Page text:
sudo vim /etc/tripwire/twpol.txt, then slash
/ to enter search mode,
proc, enter, it finds the line, then either hit
dd on each of the two lines there to delete them, or enter insert mode with
i and backspace them. Then in insert mode, copy the above /proc folders to allow, and then in the nano editor right click your mouse to paste the content of the file in between the two brackets (make sure they are in between). To save and exit,
ESC out of insert mode, and type
:wq, then hit enter.
Lastly, comment out
/var/lock, since we don't want to be bothered each time a filesystem does a change from a regular service:
in the section
rulename = "System boot changes"
#/var/lock -> $(SEC_CONFIG) ; #/var/run -> $(SEC_CONFIG) ; # daemon PIDs
Save and exit.
ctrl+x, y, enter
Recreate updated policy
sudo twadmin -m P /etc/tripwire/twpol.txt
After you enter you local key, it will say
Wrote policy file: /etc/tripwire/tw.pol
Now we need to redo the DB:
sudo tripwire --init
Enter the pass, and wait again. This time... no errors!
krnel@steembuntu:~$ sudo tripwire --init Please enter your local passphrase: Parsing policy file: /etc/tripwire/tw.pol Generating the database... *** Processing Unix File System *** The object: "/dev/hugepages" is on a different file system...ignoring. The object: "/dev/mqueue" is on a different file system...ignoring. The object: "/dev/pts" is on a different file system...ignoring. The object: "/dev/shm" is on a different file system...ignoring. The object: "/proc/sys/fs/binfmt_misc" is on a different file system...ignoring. Wrote database file: /var/lib/tripwire/steembuntu.twd The database was successfully generated.
If you still got errors, go comment them out as before. If not, run a check again (since we're not expecting errors, we can forget about the file):
sudo tripwire --check
All is well when this finishes.
No violations. ... No Errors ... Integrity check complete.
Finally, you can get rid of plain text config files that aren't used. But before you do that, you need to test if you can successfully recreate the config files. Move the current file, then test creating a new one:
sudo mv /etc/tripwire/twpol.txt /etc/tripwire/twpol.txt.bak sudo sh -c 'twadmin --print-polfile > /etc/tripwire/twpol.txt'
If that worked, great. You can remove the plain text files:
sudo rm /etc/tripwire/twpol.txt sudo rm /etc/tripwire/twpol.txt.bak
It would be nice to have this intrusion system run automatically and send you emails about issues. Let's do it!
sudo apt-get install -y mailutils
Test if the mail system works. This will have warnings, since we just installed the program and didn't tell tripwire about it first:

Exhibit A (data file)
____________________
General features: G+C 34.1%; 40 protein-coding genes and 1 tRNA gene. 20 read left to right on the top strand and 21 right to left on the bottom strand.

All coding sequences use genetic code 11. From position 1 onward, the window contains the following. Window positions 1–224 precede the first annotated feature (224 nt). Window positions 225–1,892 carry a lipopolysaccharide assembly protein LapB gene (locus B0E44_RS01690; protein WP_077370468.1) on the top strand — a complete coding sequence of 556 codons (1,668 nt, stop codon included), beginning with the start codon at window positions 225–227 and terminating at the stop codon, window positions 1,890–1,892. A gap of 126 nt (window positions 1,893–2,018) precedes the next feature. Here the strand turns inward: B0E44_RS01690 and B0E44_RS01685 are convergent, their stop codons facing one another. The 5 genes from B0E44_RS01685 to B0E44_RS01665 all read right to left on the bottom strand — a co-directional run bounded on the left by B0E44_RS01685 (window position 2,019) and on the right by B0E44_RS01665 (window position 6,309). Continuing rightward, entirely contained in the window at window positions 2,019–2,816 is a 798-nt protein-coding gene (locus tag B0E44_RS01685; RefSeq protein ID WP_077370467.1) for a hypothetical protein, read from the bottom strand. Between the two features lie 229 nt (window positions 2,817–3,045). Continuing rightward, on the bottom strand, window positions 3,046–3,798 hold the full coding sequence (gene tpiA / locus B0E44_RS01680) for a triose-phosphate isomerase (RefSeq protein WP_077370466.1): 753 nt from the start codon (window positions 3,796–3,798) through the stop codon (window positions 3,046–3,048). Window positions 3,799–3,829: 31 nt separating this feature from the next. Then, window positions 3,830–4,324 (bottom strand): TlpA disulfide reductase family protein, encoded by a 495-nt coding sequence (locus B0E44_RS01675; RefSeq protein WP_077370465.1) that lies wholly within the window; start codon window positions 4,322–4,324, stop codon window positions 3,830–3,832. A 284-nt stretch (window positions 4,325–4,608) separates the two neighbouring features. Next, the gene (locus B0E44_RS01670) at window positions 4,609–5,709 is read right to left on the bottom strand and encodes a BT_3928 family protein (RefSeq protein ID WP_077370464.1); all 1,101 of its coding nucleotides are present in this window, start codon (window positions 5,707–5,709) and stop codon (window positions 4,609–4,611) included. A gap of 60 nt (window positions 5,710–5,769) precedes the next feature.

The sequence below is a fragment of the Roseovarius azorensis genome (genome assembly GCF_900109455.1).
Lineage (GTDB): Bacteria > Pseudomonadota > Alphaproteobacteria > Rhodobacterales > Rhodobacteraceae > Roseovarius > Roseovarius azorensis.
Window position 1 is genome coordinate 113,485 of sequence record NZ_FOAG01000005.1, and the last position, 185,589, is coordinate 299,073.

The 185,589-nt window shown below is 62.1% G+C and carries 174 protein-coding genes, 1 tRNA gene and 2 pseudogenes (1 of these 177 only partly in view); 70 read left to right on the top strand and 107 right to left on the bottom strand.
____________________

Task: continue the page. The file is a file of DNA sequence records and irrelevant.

sudo tripwire --check | mail -s "Tripwire report for `uname -n`" firstname.lastname@example.org
Now you'll get an email once that finishes running with the changes made.
Update and accept changes
To update and ok the changes in the DB, run a check with an extra parameter:
sudo tripwire --check --interactive
At the end a file will open. Page down a bit and you will see files listed with an
x in front:
[x] "/usr/lib/libgsasl.so.7" [x] "/usr/lib/x86_64-linux-gnu/libmu_pop.so.4" ...
If you want to make sure any changes made are ok/accepted, then go through this file, and uncheck an option by removing the
x for those files you want to investigate the change of. Then save and close when done. It will ask for the tripwire local password again and write the new DB.
If you want to run the command again, it won't show the changes anymore since we accepted them by default with the
x option. If you unchecked the
x, then you will still see the change.
Automation with crontab
Get the system to do this all on it's own. Backup the existing crontab, then edit it:
sudo sh -c 'crontab -l > crontab.bad'
sudo crontab -e
If it asked you what application to use, choose
nano as the default, unless you want another program.
Now add the following, and add your email:
0 1 * * * /usr/sbin/tripwire --check | mail -s "Tripwire report for `uname -n`" email@example.com
This will run every day at 1am, and send you an email report afterwards.
Save and exit, and you are done!
When changes get done, you will get notified by email.
Optional - Exclude folders
! stop points like so:
!/etc/rc.d ; !/etc/sysconfig ; !/steem/blockchain ;
Those directories will not be scanned, for example. Consult the man page for more info.
Congratulations! Enjoy a nice instruction detector and file integrity manager!
I really recommend tripwire over aide. I thought aide would be simpler, but I found this installation easier, and I like how fast the check is. Aide has a really slow checking. There is OSSEC which is also popular, if you want to try a 3rd option.
Thank you for your time and attention! I appreciate the knowledge reaching more people. Take care. Peace.
If you appreciate and value the content, please consider: